Energy Nuclear 13 September, 2022 10:30 am   

Polish atom is ready and waiting for the government to decide


The endless discussion about the atom that has lasted 30 years may end with a decision in September. Politicians mostly talk, but officials work. Nuclear power ready and waiting for the government’s decision – writes Wojciech Jakóbik, editor-in-chief at

News reports about nuclear power in Poland date back to the failed Żarnowiec power plant abandoned at the end of the communist era. Recently the Polish Prime Minister suggested that Warsaw keeps an equal distance to all three bidders on technology and financing of the Polish Nuclear Energy Program. There have been indications that there may be room for more participants, due to the possibility of expanding the programme from the 6-9 GW planned so far to as much as 15 GW of nuclear power in 2043. Nuclear tandems involving companies from the US, South Korea or France would build more and faster. Optimists believe that this is a step towards getting a better offer from one supplier. Pessimists warn that this is a recipe for more procrastination. Officials are working as if the decision was to be made this fall.

The Polish Nuclear Power Plants (PEJ), a state-owned company, that is to become the operator of the new plants is not whiling away. Politicians have been sending mixed signals, but it does not mean that the PEJ waited idly. It’s been a busy year putting the atom in the starting blocks, so that politicians can finally make up their minds.

The research and analysis campaign needed to prepare the environmental impact assessment report, which has been ongoing since 2017, was finally completed in 2021. At the end of last year the preferred location Lubiatowo-Kopalino was chosen, about which I wrote in another piece on The environmental impact report was sent to the General Directorate for Environmental Protection at the end of March 2022 due to the delay caused by Russia’s attack on Ukraine. This aggression has highlighted the role of stable generating capacity to safeguard renewables, and in this context has reduced the attractiveness of gas, the price of which has reached record levels due to the deliberate actions of Russia’s Gazprom fuelling the energy crisis.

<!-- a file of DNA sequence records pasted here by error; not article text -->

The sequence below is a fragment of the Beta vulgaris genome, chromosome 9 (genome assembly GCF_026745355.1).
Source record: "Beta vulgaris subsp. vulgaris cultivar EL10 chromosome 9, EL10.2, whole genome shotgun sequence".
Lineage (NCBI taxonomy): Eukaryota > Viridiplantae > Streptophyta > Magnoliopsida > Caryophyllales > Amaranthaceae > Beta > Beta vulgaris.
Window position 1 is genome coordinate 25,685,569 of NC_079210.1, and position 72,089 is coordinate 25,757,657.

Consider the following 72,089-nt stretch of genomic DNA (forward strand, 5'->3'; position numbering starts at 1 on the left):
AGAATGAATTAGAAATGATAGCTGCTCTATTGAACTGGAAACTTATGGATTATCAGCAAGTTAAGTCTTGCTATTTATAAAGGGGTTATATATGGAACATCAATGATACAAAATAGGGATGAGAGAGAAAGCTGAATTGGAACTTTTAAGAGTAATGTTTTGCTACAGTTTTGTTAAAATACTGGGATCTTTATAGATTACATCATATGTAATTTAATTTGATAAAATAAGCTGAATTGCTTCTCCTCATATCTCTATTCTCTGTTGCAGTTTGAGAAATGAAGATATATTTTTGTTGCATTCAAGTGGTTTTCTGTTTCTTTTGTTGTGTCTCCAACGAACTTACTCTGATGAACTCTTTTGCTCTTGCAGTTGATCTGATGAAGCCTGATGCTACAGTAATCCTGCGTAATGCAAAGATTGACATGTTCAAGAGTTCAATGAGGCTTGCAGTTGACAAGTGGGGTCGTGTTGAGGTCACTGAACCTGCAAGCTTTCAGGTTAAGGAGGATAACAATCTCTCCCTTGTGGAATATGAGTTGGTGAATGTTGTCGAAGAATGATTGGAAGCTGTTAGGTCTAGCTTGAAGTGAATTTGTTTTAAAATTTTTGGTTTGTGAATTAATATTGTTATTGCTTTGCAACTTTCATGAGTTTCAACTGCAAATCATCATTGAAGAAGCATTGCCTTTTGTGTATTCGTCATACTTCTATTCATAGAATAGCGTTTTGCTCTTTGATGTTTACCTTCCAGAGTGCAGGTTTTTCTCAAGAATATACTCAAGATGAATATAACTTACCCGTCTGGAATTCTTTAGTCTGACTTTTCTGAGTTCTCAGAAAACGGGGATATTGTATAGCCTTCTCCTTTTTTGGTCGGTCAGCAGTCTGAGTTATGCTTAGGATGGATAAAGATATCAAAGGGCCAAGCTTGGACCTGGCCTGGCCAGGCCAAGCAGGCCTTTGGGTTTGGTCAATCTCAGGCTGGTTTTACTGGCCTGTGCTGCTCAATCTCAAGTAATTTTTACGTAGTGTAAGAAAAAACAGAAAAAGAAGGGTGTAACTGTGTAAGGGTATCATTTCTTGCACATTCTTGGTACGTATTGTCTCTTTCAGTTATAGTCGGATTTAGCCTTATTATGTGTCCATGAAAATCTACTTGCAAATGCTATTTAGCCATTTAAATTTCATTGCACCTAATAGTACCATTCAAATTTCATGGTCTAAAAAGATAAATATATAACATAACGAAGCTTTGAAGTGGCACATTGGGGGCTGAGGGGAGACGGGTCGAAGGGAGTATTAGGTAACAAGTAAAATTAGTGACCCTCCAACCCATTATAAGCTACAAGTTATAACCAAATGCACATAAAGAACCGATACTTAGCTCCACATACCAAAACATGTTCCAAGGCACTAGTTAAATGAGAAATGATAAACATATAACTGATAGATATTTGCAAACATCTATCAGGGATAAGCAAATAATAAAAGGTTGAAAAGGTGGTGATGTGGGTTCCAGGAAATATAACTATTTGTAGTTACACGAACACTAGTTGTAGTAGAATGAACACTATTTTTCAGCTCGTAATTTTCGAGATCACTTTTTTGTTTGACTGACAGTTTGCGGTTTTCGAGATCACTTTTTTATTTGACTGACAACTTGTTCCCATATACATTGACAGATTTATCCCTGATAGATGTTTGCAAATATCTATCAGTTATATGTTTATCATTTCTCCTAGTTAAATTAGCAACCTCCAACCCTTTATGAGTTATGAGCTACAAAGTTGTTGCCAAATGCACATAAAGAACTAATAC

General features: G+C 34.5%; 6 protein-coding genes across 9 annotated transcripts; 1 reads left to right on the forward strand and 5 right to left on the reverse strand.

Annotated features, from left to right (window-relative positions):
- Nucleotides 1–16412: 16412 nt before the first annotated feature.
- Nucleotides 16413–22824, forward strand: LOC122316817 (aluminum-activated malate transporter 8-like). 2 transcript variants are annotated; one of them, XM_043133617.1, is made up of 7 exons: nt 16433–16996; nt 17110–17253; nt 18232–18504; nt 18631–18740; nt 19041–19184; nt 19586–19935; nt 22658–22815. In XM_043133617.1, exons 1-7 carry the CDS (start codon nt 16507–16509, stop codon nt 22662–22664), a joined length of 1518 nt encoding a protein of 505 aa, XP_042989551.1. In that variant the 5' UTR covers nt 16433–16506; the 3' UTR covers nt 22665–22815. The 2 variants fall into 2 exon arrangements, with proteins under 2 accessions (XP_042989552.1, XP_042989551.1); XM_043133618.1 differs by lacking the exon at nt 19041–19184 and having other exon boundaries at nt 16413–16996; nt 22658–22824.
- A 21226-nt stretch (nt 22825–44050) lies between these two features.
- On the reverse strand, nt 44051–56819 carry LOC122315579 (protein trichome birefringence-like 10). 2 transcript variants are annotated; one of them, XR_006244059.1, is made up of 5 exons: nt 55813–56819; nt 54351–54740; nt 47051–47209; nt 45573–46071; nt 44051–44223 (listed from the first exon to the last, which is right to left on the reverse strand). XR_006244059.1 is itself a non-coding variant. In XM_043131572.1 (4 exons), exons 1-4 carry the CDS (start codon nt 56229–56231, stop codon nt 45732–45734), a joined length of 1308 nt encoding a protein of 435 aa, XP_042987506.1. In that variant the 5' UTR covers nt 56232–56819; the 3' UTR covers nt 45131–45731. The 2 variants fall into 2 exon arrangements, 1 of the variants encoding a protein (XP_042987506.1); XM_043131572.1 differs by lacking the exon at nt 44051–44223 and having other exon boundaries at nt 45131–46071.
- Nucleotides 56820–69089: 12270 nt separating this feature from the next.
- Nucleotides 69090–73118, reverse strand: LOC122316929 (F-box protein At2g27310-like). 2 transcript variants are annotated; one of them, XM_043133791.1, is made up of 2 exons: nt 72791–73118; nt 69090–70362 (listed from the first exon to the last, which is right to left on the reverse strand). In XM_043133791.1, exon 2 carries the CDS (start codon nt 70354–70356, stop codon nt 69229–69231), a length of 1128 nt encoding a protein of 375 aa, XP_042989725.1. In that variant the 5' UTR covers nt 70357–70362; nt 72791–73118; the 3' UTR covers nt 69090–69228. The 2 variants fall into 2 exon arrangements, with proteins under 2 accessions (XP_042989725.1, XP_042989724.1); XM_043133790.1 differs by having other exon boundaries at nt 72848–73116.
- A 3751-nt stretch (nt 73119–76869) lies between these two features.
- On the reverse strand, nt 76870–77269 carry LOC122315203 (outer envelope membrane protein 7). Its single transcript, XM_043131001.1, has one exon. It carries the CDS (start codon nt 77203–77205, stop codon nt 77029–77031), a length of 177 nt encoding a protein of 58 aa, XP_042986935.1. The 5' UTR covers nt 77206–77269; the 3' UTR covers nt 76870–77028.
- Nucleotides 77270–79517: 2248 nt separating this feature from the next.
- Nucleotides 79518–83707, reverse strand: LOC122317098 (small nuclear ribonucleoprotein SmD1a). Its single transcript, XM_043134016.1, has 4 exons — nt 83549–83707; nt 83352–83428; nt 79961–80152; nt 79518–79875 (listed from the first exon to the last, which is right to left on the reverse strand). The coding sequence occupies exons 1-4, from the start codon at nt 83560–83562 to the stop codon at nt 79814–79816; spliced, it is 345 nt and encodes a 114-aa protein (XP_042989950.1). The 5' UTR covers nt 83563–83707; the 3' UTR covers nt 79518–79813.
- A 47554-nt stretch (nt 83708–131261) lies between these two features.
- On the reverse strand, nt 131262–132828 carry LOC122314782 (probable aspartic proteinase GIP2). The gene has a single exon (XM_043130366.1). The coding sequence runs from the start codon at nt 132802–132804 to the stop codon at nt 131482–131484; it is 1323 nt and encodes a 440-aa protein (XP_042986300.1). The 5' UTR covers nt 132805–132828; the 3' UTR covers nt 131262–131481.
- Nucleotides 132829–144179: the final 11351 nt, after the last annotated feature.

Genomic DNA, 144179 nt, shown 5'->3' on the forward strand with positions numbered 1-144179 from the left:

The research took four years and resulted in a 19,000-page environmental report. In order to describe the fauna and flora for the Lubiatowo-Kopalino location, the PEJ experts had to examine a maritime area of 274 sq km, and conduct a similar offshore research on 98 sq km. The document describes the effect of the atom on the health and life of people, as well as social and economic impact. The report will be published and submitted for public consultation after the opinions of the Maritime Authority in Gdynia, the Pomeranian State Sanitary Inspectorate and the Regional Water Management Board in Gdańsk.

In the meantime, an information campaign has been launched on site. Representatives of PEJ held six meetings with residents, tourists, owners of surrounding properties. The company appeared at cultural events and festivals. Meetings are being held with the local governments, including the signatories of the cooperation agreement on the atom, which was signed by ten nearby poviats. The government will finance the expansion of the infrastructure accompanying the atom: roads, railways, electricity networks, hydraulic engineering, etc., for a total of nearly PLN 4.8 billion until 2029. The so-called Special act on the atom was sent to the Sejm. It amends the Act on the preparation and implementation of investments in Polish atom. The entities responsible for these projects participated in the field meetings. PEJ has also launched Holiday Information Points allowing everyone interested to learn about the Polish nuclear power plant. Transparency and openness are particularly important in the face of cross-border consultations awaiting the environmental impact report, which could become a target for anti-nuclear actors from Poland, Germany and other parts of Central and Eastern Europe, because even the Russian invasion has not convinced everyone of the thesis repeated by the International Energy Agency that without nuclear power the energy transition will not succeed, and moreover it will not be safe. Unofficially, there is already talk about another location for Poland’s second NPP, which is to be built either in Lower Silesia or near Bełchatów. The shortlist for EJ2 locations will most likely be revealed in 2023.

All of this means, the nuclear power plant is set and ready to go, and after thirty years of deliberations a decision may be finally made. The government may adopt a resolution on the selected technology, and a relevant Act on the Polish nuclear power plant is also possible. There is no longer any excuse for prolonging the endless discussion on this subject. According to’s sources the decision is to be announced within days. However, it can also have different facets: it can bring the work on the atom to a conclusion or drag it out further. A landmark decision may, but does not have to, mean the conclusion of negotiations. Extension of the nuclear program with new gigawatts and partners is also on the table. Polish reactors are waiting for politicians.